Thursday, October 01, 2009

Problem in the bee hive

One of my hives is suddenly queenless. Yellow jackets are everywhere, including inside the hive. AND I have something funky going on with the pollen. That's shadows in the shot above, not raggedy comb. I took the pic in bright daylight with the sun directly behind me (so I could see into the cells). I avoided catching my own shadow as best I could but alas.

I'm going to consult with a guy in my bee keeper club about whether I should re-queen or combine the queenless hive with the other one.

I replaced my screen inner cover, which allows access along both sides of the entire length, with a solid inner cover, which allows access only at one small point in the front. I also put an entrance reducer in place. This way the honey bees only have to defend against the yellow jackets in a couple of strategic locations, rather than across the entire entrance and down both long sides of the inner cover. Makes it harder to bring in pollen but I think we're in crisis mode at the moment.

And I have *no* idea what this stuff is on the pollen. Looks like mold or fungus of some sort. Going to ask my bee keeper guy about that, too, and consult the folks on the beekeeping forum at Homesteading Today. My stress meter just jumped :(



At October 02, 2009 10:24 AM, Blogger Leslie Shelor said...

Sounds bad, but I don't know much about bees! Hope it all works out...cold weather is coming fast!

At October 05, 2009 4:35 PM, Blogger Melissa said...

I'm sorry that your bees are having problems, hope they are able to right themselves soon.

At October 13, 2009 11:28 AM, Blogger WeekendFarmer said...

You are are ARE back!!! Where were you??? : )

I will ask our beekeeper freind for you. We lost one hive in the summer.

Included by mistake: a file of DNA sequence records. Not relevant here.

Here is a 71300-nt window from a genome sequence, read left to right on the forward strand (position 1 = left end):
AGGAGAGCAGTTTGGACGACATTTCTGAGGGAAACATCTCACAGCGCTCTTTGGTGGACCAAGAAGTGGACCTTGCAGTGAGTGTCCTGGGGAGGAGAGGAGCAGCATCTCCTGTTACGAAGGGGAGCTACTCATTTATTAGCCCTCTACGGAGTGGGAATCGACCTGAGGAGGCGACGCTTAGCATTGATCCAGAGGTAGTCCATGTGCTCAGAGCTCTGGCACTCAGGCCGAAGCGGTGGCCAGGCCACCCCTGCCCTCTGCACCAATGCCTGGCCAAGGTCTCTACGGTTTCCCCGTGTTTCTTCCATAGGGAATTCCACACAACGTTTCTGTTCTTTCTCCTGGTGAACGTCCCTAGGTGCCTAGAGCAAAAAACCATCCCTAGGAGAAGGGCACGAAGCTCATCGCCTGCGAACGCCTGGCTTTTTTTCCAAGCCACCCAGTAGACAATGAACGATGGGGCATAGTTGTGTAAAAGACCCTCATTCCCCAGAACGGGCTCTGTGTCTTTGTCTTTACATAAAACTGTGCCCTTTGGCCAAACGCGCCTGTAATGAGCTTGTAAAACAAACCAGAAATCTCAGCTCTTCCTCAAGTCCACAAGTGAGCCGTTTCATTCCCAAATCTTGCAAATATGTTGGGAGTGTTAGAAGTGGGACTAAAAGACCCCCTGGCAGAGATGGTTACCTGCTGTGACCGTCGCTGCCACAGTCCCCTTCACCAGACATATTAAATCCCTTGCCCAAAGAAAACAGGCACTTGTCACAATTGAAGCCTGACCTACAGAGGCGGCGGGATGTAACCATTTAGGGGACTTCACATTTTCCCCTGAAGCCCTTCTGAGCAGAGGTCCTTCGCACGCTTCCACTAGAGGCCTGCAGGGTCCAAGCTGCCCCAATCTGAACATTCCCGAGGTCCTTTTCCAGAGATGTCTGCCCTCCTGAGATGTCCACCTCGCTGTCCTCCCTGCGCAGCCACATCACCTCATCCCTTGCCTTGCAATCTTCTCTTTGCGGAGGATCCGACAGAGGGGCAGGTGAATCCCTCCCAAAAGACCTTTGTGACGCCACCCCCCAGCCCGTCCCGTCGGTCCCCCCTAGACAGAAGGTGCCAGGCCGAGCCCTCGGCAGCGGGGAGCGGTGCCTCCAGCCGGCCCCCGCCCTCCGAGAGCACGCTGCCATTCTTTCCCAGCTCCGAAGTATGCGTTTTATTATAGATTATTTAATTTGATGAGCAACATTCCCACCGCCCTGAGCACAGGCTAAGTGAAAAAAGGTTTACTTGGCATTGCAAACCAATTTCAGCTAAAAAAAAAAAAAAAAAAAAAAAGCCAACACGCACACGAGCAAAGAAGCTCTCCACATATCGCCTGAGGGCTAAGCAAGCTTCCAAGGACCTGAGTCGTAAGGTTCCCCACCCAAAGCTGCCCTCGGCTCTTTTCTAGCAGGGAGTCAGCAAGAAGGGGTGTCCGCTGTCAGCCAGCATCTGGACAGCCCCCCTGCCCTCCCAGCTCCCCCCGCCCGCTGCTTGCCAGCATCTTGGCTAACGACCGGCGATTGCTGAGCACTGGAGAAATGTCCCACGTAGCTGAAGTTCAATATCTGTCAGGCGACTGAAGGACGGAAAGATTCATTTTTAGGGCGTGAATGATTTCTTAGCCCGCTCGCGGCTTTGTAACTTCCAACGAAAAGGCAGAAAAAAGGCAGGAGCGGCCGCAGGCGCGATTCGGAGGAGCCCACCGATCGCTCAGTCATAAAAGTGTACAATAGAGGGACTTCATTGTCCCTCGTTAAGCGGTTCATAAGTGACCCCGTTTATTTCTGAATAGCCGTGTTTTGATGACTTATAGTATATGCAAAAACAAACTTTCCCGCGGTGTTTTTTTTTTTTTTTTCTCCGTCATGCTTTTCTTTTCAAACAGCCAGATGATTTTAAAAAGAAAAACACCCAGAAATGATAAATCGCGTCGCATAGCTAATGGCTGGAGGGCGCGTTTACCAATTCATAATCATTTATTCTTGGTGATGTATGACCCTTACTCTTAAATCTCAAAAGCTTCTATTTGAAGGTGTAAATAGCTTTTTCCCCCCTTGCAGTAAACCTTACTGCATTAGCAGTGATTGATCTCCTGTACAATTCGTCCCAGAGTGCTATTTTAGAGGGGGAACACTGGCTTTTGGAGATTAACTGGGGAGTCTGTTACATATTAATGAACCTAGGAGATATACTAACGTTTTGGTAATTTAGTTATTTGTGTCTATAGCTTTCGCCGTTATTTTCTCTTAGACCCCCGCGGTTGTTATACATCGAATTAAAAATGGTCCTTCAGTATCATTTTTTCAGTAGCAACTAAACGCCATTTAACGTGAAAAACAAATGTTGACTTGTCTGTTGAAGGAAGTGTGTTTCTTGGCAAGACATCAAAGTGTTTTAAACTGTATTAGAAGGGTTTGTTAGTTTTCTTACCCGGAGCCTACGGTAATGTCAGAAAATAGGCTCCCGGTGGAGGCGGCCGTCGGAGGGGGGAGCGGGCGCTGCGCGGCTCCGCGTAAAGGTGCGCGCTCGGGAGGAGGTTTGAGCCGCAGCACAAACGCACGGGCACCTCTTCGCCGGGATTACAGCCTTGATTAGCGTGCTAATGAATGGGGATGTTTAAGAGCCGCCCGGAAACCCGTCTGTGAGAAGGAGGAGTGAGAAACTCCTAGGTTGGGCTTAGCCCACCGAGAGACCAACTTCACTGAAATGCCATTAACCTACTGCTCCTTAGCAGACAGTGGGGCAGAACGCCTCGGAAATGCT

At October 14, 2009 10:09 AM, Blogger WeekendFarmer said...

Leslie - Here is what I heard back from our beekeeper friend. He is an expert and should help out with your hives. Good luck! > Hafiz.

"Sometimes when a hive goes queenless and the bees are gone
you can get mold and things like that because there are no bees there to take care of things, not a problem at all, just put a new hive in it and the bees will clean it up in a few hours. Frank"

At October 15, 2009 12:52 PM, Blogger Leslie said...

Wow, thanks for the comments folks. I just got burned out on the blogging thing. It quit being fun and felt like an obligation... I felt guilty when I didn't blog, so I just quit for a while.

I combined the queenless hive with my other hive (I only have two) and now I have an uber-mondo hive deluxe (TM). I'll blog about that soon. And WeekendFarmer, you're right - the combined hive got that pollen cleaned up in no time flat. They are industrious little critters, for sure!

At November 20, 2009 9:21 AM, Anonymous J. K. said...

I enjoyed reading about your chickens and more. You blogs are well detailed and informative, which is nice. I purchased 6 RI Red pullets over the springtime and have had eggs ever since. Fox got 3 and lost 2 to wandering away. Down to 1 at the moment. Purchasing a few from a neighbor in the next couple of days, who also raises 'roaster' birds, and am considering doing the same. Looking to get info on brooding and saw your site. Much appreciated for your notes.
Thank you

At December 19, 2009 9:04 PM, Anonymous Rick Pack said...

bees are the Cleaner Picker Uppers

At February 04, 2010 11:51 AM, Blogger Bob Mrotek said...

When I lived in Kansas for six years I did the chicken bee hive thing and I loved every minute of it. I especially liked working with the bees. I learned a lot of things about nature in general that I never knew before. Good luck with your bees and your chickens. I envy everything except the snow :)


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